Wednesday, February 04, 2004

Maybe there weren't enough pick-up truck drivers with Confederate flags. Dean fell to as low as 4% in Oklahoma and 5% in South Carolina. Now he's banking on strong showings in such liberal states as Michigan, then hoping to win the upcoming primary in Wisconsin, with its legacy of progressivism and anti-war protest. But in a long essay, Clay Shirky, a thoughtful, disenchanted Deaniac, explores how the insular approach and self-delusion of Dean's supporters contributed to his demise. If Dean doesn't win a state very soon, even the most hard-core Deaniac might have to go back to their computers and admit that it's hopeless. As MSNBC's analyst noted:

"Dean, too, has high hopes for Wisconsin as the state in which can arrest his slide.

"He is now zero-for-nine in primary and caucus contests and his candidacy stands on very slippery ground.

"He will meet Thursday in Michigan with the heads of the two big labor unions who endorsed him in November, the Service Employees and the American Federation of State, County and Municipal Employees. Whether and how to continue his candidacy is bound to be the pressing issue for Dean and his allies in the wake of his poor showing Tuesday.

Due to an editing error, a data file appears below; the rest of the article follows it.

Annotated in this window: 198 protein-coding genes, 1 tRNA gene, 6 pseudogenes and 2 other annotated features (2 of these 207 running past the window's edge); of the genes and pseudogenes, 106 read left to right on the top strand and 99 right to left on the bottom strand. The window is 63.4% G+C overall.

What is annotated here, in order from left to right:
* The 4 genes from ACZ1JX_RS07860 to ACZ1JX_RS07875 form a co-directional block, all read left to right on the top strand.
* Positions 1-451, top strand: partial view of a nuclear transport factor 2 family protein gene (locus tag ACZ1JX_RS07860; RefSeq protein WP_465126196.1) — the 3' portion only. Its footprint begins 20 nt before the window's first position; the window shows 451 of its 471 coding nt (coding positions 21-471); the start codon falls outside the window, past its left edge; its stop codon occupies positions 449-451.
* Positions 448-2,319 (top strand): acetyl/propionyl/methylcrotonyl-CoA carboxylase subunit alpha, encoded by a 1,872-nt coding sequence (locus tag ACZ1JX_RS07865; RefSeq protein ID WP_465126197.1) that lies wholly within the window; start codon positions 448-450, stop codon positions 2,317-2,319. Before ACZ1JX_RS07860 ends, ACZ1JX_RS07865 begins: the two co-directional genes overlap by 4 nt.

"Dean has crafted a short-term strategy that counts on good showings in Washington state and Michigan this Saturday and in Maine's Sunday caucuses, setting the stage for a victory in Wisconsin.

"But the question is for how long will Dean's donors be willing to suspend their disbelief in the face of repeated rebuffs by the voters."

Here's a rundown of state results:CNN.com 2004 Primaries

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